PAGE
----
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Vikings of the Sunrise

3. Whence Came They?

page 20

3. Whence Came They?

We came from Hawaiki-the-Great
From Hawaiki-the-Long, from Hawaiki-the-Distant.

Hawaiki is a symbol of the distant home whence came the ancestors of the first discoverers of the heart of the Pacific. The peoples on the western base of the Polynesian triangle at Samoa and Tonga speak of Pulotu as the land to which the soul of man returns ‘along the slippery path, the sliding path of death’. Most of those who penetrated farther into the triangle cherish the memory of a homeland in distant Hawaiki. From Hawaiki, their ancestors set out on the trail of the rising sun, and to Hawaiki the souls of their dead return along the golden train cast on the ocean by the dying rays of the setting sun. It is as it should be; the morning sun for youth and adventure, the setting sun for age and rest.

Whither the souls of our ancestors arrived we may not know, for the Maori poet says, ‘They have passed along the path that beckons the thousands, the path that calls the myriads, the path that sends no messenger to the rear.’ On almost every island from Samoa to Easter, from Hawai‘i to New Zealand, there is a traditional departing-place-of-spirits, from which the human soul sets out on its return journey to the west. There is no recorded instance of the Polynesian page 21 myth-makers forcing the tired soul to continue exploration to the east. They conceded the spirit homing instincts and allowed it to return to a western homeland.

Such an indefinite idea of a land of origin does not satisfy those of another culture who have studied us. From a wider horizon of comparative study, they can interpret our language, myths, traditions, genealogies, and historical narratives in a manner that is impossible to a native people embedded in the isolation created by lack of written records. How could we know that our word ra for the sun, by coinciding with ra in Ammon Ra, the Egyptian sun god, could be accepted as evidence that we came from Egypt? A Maori reference to dwelling in the Land of Uru has been interpreted as pointing to a sojourn in Ur of the Chaldees in Mesopotamia. Perhaps it is beside the point to remark that Uru in the dialect of the tale merely means west. The occurrence of names similar to Polynesian for a district named Ora and a port named Mana in the ancient kingdom of Irania has been suggested as proof that we once dwelt in Baluchistan. A tradition of living in Irihia has moved us a stage farther east into Vrihia, an ancient name for a part of India. A Rarotongan legend states that an ancestor named Tu-te-rangi-marama dwelt in the land of Atia-te-varinga-nui which means Atia-where-vari-was-abundant. In Rarotonga, the word vari means mud, but a connection has been seen between vari and the south Indian word padi meaning rice. It has thus been thought that the Polynesian ancestors lived in a land where rice was grown in mud and that after they had left the rice lands behind them, they applied the word vari to the mud of taro swamps. Percy Smith, founder of the Polynesian Society, believed that Atia was located in the basin of the Ganges. Perhaps the location is right, but the name Atia page 22 looks suspiciously like a Polynesian form of Asia. And so by isolated words and place names students have tried to prove that we travelled from the Land of the Pharaohs to India en route to the shores of the Pacific.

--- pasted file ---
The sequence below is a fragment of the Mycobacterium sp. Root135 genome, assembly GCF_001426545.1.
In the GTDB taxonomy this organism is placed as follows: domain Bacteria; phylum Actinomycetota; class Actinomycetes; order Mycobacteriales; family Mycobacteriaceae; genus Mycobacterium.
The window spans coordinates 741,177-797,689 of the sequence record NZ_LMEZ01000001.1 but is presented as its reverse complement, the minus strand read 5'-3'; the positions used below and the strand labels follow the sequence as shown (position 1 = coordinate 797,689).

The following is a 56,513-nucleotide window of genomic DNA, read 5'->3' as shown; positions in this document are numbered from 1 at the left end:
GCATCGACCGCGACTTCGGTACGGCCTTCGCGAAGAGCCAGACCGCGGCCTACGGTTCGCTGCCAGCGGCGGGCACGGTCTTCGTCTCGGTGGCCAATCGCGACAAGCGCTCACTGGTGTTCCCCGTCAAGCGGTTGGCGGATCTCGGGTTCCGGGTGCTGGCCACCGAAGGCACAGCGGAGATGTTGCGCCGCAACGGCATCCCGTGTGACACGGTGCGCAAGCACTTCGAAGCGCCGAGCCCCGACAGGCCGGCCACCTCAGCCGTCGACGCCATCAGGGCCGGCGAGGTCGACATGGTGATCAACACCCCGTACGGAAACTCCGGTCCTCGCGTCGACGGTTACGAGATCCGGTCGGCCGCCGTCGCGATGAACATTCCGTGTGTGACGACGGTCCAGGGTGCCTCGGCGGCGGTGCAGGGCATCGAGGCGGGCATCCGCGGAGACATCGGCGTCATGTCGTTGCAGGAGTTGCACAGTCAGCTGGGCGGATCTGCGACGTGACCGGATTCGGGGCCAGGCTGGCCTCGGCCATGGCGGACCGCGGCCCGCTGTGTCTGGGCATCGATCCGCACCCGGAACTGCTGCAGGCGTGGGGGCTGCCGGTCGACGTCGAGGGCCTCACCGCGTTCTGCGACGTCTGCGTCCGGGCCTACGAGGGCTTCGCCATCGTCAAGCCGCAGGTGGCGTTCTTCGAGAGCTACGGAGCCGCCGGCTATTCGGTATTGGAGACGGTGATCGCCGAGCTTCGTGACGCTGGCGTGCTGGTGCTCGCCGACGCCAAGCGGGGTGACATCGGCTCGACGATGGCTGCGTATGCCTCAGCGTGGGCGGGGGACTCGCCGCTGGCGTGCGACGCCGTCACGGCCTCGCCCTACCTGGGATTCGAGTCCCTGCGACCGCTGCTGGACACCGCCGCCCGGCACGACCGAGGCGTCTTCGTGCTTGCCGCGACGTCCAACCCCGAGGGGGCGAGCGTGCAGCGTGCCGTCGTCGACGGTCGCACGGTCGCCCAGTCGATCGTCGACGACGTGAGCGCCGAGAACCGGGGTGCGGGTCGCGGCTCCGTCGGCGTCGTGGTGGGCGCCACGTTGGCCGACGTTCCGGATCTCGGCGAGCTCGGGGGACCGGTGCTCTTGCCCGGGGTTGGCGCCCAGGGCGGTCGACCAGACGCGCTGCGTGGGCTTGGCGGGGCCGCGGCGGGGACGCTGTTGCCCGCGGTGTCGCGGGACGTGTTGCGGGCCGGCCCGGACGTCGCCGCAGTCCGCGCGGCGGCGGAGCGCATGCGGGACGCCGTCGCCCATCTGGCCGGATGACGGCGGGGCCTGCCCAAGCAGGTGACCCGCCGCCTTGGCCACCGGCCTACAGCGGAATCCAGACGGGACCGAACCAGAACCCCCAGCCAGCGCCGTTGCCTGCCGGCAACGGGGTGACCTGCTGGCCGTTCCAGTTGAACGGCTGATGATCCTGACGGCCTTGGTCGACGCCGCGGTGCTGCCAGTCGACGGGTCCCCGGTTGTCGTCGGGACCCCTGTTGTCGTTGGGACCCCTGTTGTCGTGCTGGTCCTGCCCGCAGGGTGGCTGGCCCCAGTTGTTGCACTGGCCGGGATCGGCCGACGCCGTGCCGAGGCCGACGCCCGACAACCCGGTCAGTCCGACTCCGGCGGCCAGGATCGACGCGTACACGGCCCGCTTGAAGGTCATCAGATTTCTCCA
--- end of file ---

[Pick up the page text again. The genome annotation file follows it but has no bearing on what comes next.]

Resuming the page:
Another approach to elucidating the past has been the interpretation of Polynesian genealogies. Probably no people have been prouder of their lineages than the mariners of the Pacific. In Polynesian mythology, the god Tane moulded the first woman out of earth, brought her to life by magic power, and made her the mother of the first human being. The descendants of this first union thus partook of divine attributes by direct physiological inheritance. This may appear irrational to scientists who claim descent from anthropoid apes, but it gave great confidence to chiefly leaders, who in moments of stress could call upon their divine ancestors for assistance whereas western man may expect little help from his remote arboreal progenitors. Faith in the Divine breeds confidence and dissipates fear, which after all is what man needs when facing the unknown. The European applied his faith to guiding him into a safe haven in the journey after death, but the Polynesian applied his faith to inspire confidence in this life to voyage into unknown seas.

The oral transmission and memorizing of genealogies was a routine part of the Polynesian system of education. Succession to chieftainship rested on priority of birth in the senior male line, which was closer to the famous ancestors, the culture heroes, and the gods themselves than were the junior lines. The relationship terms which grouped parents, uncles and aunts, and senior cousins under a similar term were meant to bind people together in a unity of co-operation and blood kinship. The finer degrees of physiological relationship were distinguished by a knowledge of genealogies. page 23 Thus kinship terms and genealogies form one inseparable unit in the structure of Polynesian society. Even the commoner could trace his lineage and family connections for generations with a certainty which a family of position in western society might envy. The chiefs and priests could trace their ancestry back to the gods. The experts took pride in reciting lineages before public gatherings, and the audience admired such demonstrations of classical knowledge. In New Zealand, the expert sometimes demonstrated with a beautifully carved, notched stick, touching the successive knobs as he recited the ancestors in chronological sequence. In the Marquesas, a knotted braid of coconut fibre was used in a similar manner, each knot representing an ancestor. Usually the fingers of the outstretched hand were ticked off as each ancestor's name was spoken.